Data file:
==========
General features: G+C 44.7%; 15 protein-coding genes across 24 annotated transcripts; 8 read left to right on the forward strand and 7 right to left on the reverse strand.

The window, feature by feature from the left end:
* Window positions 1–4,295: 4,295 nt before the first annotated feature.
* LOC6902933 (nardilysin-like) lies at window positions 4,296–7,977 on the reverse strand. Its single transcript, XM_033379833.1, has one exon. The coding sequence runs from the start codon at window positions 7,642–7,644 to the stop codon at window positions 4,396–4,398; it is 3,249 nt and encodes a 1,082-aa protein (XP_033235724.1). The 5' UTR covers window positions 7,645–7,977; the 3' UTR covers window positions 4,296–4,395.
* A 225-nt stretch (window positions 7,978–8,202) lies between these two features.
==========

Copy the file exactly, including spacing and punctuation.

General features: G+C 44.7%; 15 protein-coding genes across 24 annotated transcripts; 8 read left to right on the forward strand and 7 right to left on the reverse strand.

The window, feature by feature from the left end:
* Window positions 1–4,295: 4,295 nt before the first annotated feature.
* LOC6902933 (nardilysin-like) lies at window positions 4,296–7,977 on the reverse strand. Its single transcript, XM_033379833.1, has one exon. The coding sequence runs from the start codon at window positions 7,642–7,644 to the stop codon at window positions 4,396–4,398; it is 3,249 nt and encodes a 1,082-aa protein (XP_033235724.1). The 5' UTR covers window positions 7,645–7,977; the 3' UTR covers window positions 4,296–4,395.
* A 225-nt stretch (window positions 7,978–8,202) lies between these two features.